Paradise Foundry

Company Name: Paradise Foundry

Founders: Malcom Griffiths with the Portable Theatre Workshop Company (POTOWOCA): Michael Harrigan, Mark Penfold, Pat Rossiter, Anna Mottram, Nicholas Ball and Diana Patrick

Established: 1973

Reason: After Portable Theatre went bankrupt, Malcolm Griffith’s POTOWOCA was renamed Paradise Foundry

Current Status: Folded in 1975

Area of Work: New Writing, Political and Experimental

Policy: ‘We emerged out of the ashes of Portable Theatre and although we carried on the line of Portable’s policy “New plays by new writers”, the way in which this work was carried out presented a radical break away from the traditional system of Manager-Director-Writer-Actor employed by us in the past.’ (Press release March 1974)

Structure: ‘Paradise Foundry is a collective. Its working process is democratic and all decisions are shared by the whole company.’ (Press release September 1974)

Based: London based touring company

Funding: Initial Arts Council funding for new writing and DALTA tour (n.b. In 1970 the Arts Council set up a scheme to organise the touring of opera, ballet and drama. The scheme was known as DALTA as a result of the Council taking over the formerly independent Dramatic and Lyric Theatre Association. From 1974/75 the DALTA name was gradually replaced with ‘Arts Council Touring’)

Performance venues: Oval House, Manchester University Theatre, Kings Head Theatre, Liverpool Playhouse Studio, Traverse Theatre Edinburgh, Bush Theatre, Crucible Theatre Sheffield, Bush Theatre, Mickery Theatre Amsterdam, Theatre at New End, Cockpit Theatre and touring

Audiences: Arts centres and fringe theatres – nationally and internationally

Company work and process:

A New Name
Malcolm Griffiths had been artistic director of Portable Theatre Workshop Company (POTOWOCA) for two years at the time that the company went bankrupt. A change in the company’s name to Paradise Foundry was announced in June 1973 during their tour of Snoo Wilson’s Vampire. In Plays and Players, Jonathan Hammond notes that ‘Paradise Foundry ….. was lucky to have a most talented and extraordinary script … by Snoo Wilson….Wilson’s weird teeming theatrical imagination made us realise his fantastic potential… which is a tremendous advance in many ways on the author’s Pignight and Blow Job.’ Wilson explained his approach to the commission: ‘The play relies very much on the people in Paradise Foundry – especially the third act…..If you’re given an open commission to write a play for a group, it’s really them and their lifestyles that determines what the play’s about. They’re almost a group of what used to be known as strolling players. Actually Vampire is partly the way it is because there are very few good parts for women; and as they have these three actresses, I thought it would be good to write for them.’ (Snoo Wilson, 1973)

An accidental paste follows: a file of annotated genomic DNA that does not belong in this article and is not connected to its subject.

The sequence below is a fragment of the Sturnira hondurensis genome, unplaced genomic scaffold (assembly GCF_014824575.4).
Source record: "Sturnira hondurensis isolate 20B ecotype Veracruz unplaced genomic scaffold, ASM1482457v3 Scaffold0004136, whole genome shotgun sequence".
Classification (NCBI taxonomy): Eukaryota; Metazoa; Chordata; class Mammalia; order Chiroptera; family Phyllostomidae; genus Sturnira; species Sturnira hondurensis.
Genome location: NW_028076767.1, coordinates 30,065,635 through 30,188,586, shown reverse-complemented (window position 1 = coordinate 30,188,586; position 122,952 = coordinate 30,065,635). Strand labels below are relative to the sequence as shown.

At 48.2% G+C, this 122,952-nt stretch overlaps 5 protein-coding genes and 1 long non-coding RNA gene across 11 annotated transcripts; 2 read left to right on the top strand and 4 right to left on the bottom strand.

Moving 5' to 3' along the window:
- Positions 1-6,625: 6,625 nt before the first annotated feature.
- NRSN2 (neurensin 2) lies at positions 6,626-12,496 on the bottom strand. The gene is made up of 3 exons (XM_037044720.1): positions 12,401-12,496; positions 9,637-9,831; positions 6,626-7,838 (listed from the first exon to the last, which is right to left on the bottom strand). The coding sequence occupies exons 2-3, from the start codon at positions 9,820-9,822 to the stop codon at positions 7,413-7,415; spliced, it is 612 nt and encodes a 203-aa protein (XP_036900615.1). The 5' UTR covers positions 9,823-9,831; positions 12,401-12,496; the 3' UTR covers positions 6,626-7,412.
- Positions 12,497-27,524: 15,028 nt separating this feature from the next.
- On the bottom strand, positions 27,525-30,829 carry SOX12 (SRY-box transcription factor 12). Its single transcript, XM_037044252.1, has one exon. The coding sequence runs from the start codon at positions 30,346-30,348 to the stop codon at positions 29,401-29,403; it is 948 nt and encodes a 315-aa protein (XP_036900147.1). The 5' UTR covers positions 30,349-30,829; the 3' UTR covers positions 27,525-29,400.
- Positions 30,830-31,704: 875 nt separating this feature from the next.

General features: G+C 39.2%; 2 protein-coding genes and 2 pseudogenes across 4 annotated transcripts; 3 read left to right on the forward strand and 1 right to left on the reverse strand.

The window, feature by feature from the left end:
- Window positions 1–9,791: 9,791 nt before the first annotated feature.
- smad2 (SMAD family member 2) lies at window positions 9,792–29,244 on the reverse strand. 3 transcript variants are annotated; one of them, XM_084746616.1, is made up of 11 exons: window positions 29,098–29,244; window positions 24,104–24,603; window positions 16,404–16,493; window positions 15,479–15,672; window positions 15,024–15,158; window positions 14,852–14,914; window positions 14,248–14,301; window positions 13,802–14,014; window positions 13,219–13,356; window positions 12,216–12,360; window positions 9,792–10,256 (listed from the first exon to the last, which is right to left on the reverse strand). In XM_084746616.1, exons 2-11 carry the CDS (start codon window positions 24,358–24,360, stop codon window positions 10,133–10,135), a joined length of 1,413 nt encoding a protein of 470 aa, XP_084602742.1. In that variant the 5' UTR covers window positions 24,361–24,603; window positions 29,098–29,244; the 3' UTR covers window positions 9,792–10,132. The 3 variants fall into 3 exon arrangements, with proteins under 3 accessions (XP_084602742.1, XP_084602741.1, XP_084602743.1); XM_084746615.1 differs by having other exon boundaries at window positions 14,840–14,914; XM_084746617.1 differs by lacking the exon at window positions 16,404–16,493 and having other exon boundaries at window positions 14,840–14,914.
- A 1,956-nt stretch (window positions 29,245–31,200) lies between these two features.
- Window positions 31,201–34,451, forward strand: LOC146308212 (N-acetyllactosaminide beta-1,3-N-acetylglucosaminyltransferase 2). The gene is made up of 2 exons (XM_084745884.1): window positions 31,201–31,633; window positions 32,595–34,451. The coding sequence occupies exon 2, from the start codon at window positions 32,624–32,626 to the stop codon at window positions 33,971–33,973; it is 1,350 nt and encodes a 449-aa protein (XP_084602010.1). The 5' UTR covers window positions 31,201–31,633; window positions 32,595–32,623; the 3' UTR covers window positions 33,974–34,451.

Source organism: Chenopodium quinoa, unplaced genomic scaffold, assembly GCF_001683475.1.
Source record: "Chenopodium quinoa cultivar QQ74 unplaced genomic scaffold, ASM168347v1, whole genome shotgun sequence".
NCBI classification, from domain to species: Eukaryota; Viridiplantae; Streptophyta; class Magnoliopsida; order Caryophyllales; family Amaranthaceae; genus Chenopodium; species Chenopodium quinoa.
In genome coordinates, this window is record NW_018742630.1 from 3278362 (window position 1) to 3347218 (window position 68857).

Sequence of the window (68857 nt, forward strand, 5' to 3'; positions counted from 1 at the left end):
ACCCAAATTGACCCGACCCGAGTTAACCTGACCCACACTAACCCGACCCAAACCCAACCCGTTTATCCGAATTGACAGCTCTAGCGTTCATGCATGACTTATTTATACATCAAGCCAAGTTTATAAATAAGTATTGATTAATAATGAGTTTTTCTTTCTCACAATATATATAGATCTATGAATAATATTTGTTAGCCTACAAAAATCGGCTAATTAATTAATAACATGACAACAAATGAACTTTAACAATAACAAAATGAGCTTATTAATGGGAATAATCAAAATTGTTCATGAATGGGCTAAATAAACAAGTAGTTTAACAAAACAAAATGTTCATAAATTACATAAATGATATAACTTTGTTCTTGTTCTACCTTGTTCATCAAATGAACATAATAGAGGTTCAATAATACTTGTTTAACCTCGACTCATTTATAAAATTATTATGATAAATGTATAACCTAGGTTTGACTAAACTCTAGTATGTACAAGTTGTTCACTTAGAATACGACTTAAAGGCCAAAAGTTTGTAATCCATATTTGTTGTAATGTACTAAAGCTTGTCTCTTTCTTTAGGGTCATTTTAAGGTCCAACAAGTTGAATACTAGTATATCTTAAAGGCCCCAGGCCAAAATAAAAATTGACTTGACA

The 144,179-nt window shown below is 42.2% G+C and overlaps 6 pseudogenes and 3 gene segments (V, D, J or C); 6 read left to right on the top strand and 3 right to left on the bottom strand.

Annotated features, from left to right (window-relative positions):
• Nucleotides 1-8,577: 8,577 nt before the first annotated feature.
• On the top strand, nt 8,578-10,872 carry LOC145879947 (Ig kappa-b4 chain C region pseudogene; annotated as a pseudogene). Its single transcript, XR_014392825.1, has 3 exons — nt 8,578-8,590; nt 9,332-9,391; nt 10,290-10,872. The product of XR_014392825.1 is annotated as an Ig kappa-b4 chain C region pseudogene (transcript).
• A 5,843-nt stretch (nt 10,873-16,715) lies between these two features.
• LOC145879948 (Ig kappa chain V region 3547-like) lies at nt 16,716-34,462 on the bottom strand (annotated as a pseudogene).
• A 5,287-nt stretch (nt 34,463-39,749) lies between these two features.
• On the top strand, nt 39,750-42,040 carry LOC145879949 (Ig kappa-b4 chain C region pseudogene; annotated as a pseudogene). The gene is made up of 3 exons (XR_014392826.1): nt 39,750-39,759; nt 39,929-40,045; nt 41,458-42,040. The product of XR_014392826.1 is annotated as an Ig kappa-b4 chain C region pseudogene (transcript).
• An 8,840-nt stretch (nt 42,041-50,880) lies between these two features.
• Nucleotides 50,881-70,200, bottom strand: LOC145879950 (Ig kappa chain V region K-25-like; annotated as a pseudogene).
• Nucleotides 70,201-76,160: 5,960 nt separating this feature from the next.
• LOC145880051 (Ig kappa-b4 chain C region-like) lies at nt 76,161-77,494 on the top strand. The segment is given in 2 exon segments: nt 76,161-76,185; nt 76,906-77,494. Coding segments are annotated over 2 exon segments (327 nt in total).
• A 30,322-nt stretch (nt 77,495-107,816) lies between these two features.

Operation ISKRA
Commissions for new work from Michelene Wandor and David Edgar – who had both contributed short pieces to POTOWOCA’s Point 101 – were well underway.  Malcolm Griffiths took a teaching job at Trent Polytechnic (probably September 1973?) and Chris Parr was brought in to direct David Edgar’s  Operation ISKRA. Parr and Edgar had recently worked together in the Bradford based political theatre company The General Will. Mike Harrigan and Pat Rossiter from the Vampire cast were in Operation ISKRA and again  Miki van Zwanenberg designed the production. Arts Council funding through the DALTA STOPOVER scheme, presumably set up prior to the demise of Portable, enabled a fairly extensive 1973-4 tour. This political thriller imagines a future England in the year 1977: ‘Suppose a Conservative government move to the Right; suppose a Tory government back in power; suppose the Army takes over National security; suppose the smashing of the IRA; suppose the bombers get remission; suppose a harsher Prices and Income policy; suppose Power workers go on strike; suppose the Army run the National Grid; suppose the guerrillas have a bomb; suppose they’ll plant it at a power station; suppose the Army gets a whisper.’